Wednesday, February 1, 2017

Women's March and Rhetoric

On January 21st, 2017, an estimated 4,956, 422 people around the world participated in a march to express their feelings and concerns about their rights.  While the march was called the Women’s March on Washington, there were 673 other marches around the world.  And while the name may be misleading they did more than stand up for women’s reproductive rights and equal pay, they also stood up for rights including those of immigration, LGBTQ, racial equality, and religion. 

The goals of this march were not radical but instead to get their point across.  In today’s society in order to do that you must make a big enough statement to get people talking and start a movement, which is exactly what this march did.  The book talks about rhetoric as convincing someone to think a certain way or do a certain thing.  That being said, rhetoric was the embodiment of the Women’s March.  The point was to express their concerns and to inform the public on the injustice of inequality in our country.  They also strategically planned for it to be the day after newly elected President Trump's inauguration.  This was because they wanted to bring the attention of these rights to the new administration who have made comments that threatened many of these rights.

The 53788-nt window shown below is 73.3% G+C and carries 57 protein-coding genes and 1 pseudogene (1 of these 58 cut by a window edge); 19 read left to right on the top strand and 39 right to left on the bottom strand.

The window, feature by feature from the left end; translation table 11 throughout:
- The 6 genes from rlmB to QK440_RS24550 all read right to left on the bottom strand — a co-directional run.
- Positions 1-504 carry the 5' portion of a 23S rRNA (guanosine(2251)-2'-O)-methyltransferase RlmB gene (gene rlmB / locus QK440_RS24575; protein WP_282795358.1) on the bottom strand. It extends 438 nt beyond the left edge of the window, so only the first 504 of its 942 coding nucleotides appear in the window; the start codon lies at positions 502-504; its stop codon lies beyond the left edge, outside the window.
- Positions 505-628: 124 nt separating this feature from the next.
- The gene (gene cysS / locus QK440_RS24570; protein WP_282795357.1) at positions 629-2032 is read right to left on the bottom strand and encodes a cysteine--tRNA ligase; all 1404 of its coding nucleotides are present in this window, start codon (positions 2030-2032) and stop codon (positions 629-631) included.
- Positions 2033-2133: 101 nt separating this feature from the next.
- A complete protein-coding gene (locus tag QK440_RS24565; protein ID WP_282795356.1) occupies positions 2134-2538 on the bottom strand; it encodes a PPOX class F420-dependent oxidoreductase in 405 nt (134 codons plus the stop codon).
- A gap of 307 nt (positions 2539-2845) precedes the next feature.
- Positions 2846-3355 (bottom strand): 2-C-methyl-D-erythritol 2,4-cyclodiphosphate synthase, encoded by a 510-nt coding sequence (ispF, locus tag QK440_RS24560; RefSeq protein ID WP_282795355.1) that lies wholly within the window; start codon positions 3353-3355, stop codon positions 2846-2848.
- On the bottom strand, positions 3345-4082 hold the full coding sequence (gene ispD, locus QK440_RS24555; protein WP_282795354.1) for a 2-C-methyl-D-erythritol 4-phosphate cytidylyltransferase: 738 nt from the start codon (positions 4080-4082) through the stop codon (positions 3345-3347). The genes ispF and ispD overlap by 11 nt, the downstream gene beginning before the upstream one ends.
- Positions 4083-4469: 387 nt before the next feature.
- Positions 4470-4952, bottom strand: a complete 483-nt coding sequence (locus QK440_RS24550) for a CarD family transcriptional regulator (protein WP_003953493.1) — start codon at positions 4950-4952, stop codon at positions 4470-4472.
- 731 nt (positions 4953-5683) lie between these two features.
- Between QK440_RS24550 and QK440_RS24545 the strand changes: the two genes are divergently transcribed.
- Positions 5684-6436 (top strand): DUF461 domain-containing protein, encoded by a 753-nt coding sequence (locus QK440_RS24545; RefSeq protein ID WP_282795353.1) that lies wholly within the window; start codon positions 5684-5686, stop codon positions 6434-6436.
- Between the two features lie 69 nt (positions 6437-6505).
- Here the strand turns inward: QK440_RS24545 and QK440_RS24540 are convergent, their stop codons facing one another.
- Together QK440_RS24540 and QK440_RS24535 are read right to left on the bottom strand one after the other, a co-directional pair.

One way this march used rhetoric on the public was through signs made for the march.  Many participants were not trying to force the march on the public but more of a way to raise awareness.  They did this through witty and funny signs that took off on social media.   For days after the march social media was covered in pictures of signs that made statements and caught people’s attention.  These signs were everywhere, and everyone saw them.  This made people understand what these people were actually marching for and convinced America through emotional and meaningful content that the rights for different groups of people are not equal, meaning that the march, through rhetoric, did its job.

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